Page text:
No, I will be mad. It is my life that is being threatened, and whilst I sit here being male, being white, being cis-gendered, I know that I don’t have it bad, but I’m not just mad for me. I am mad for everyone in the queer community. Leave voters did this, they created this environment and they will just sit there and watch it happen.

I am always reminded of the quote:

First they came for the socialists, and I did not speak out—because I was not a socialist.
Then they came for the trade unionists, and I did not speak out— because I was not a trade unionist.
Then they came for the Jews, and I did not speak out—because I was not a Jew.
Then they came for me—and there was no one left to speak for me.

Martin Niemöller

That is the reality we are heading towards, but people are so blinded by a need to leave something that hasn’t really harmed us, that hasn’t really held us back from anything. Because it will happen. If you think the people in that political party really have your best interests at heart, I wonder how good your own interests are. This is not a game, this is life, these are lives, and it’s just not queer people. All this has done is shift the focus onto a community, and once that’s finished with, it will change to someone else. But if we are all gone, who is going to stand up for the others? What then? We get mad.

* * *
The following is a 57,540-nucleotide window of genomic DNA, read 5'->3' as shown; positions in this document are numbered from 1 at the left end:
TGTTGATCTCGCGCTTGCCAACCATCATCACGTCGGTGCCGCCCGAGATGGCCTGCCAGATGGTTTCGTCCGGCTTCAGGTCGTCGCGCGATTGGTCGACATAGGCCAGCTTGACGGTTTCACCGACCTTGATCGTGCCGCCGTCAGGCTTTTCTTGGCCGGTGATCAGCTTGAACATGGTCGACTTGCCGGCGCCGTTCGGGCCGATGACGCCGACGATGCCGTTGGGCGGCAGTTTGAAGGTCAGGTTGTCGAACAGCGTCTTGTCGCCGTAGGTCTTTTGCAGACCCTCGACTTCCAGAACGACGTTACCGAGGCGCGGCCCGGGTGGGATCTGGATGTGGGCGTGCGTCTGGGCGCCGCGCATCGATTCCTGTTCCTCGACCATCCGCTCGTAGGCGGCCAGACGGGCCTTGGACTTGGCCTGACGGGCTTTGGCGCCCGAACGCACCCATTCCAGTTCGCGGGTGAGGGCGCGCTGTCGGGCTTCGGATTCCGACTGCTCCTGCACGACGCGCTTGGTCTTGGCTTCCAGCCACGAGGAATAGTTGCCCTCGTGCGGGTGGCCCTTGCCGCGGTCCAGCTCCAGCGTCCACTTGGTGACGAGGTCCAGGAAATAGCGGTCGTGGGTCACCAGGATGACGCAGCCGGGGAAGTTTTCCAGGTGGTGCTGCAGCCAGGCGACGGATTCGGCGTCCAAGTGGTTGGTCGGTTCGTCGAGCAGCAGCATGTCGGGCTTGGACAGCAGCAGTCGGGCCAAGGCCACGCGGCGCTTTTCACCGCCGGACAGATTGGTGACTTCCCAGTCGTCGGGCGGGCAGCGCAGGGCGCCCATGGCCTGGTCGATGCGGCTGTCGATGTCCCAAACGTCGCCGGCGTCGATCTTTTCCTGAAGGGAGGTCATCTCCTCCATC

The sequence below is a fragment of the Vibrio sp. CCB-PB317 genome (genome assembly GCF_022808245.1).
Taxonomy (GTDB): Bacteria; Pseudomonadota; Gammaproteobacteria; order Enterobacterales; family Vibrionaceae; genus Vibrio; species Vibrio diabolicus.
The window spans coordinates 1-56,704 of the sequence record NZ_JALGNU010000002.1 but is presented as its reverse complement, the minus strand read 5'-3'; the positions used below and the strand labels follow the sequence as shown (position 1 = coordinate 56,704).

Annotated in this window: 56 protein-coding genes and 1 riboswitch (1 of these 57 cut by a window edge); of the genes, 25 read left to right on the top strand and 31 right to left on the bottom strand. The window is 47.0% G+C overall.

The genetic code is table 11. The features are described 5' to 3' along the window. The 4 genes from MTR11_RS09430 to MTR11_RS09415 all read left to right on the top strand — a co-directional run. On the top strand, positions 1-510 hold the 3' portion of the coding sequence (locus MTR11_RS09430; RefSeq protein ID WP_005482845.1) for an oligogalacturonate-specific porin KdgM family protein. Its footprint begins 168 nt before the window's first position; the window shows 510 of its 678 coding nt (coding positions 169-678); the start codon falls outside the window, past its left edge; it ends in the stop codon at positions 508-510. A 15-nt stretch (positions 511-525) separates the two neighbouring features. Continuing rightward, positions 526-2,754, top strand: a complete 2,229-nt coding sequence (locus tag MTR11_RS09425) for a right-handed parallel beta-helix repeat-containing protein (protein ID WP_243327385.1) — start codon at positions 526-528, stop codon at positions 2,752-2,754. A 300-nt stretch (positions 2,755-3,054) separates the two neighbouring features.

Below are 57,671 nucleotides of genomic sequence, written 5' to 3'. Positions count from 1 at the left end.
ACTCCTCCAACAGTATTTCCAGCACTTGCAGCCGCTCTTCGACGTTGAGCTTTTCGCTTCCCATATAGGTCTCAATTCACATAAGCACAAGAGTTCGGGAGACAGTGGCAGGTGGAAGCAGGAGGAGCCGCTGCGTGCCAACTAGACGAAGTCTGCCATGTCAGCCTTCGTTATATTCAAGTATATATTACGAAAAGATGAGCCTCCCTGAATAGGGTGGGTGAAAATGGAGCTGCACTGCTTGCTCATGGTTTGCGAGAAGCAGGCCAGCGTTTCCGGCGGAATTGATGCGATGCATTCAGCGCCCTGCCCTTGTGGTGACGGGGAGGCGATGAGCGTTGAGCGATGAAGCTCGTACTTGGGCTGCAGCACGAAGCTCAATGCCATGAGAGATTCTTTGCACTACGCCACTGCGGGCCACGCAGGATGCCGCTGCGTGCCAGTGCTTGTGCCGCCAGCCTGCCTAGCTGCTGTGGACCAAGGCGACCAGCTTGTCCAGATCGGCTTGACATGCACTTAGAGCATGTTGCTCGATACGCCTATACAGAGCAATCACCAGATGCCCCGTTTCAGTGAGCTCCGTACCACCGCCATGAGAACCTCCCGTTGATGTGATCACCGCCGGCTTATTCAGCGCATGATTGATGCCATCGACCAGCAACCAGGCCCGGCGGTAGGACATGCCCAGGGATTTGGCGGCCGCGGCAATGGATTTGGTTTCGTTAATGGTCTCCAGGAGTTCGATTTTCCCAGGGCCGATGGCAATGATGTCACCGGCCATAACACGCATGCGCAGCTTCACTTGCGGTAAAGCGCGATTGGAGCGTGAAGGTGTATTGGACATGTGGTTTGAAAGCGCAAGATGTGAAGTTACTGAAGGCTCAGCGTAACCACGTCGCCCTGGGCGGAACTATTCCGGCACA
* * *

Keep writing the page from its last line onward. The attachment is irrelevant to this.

It may seem like an odd tangent but at the same time, it isn’t. The reality is, the world is filled with little tiny bubbles of hate. One bubble, meets another bubble and they join up, making a larger bubble. These bubbles are also opportunistic, only needing the other bubble whilst they agree on something. Once they’ve dealt with that, they break away and then start joining another bubble.

This hate breeds hate. It doesn’t effect change or make things better, it creates a world where intolerance is the norm. Where I can be told that in the eyes of certain people I don’t exist, and then we wonder why he keep letting Chechnya slip from memory: because to their own people they don’t exist.

That is why I can be mad. This is why I am mad…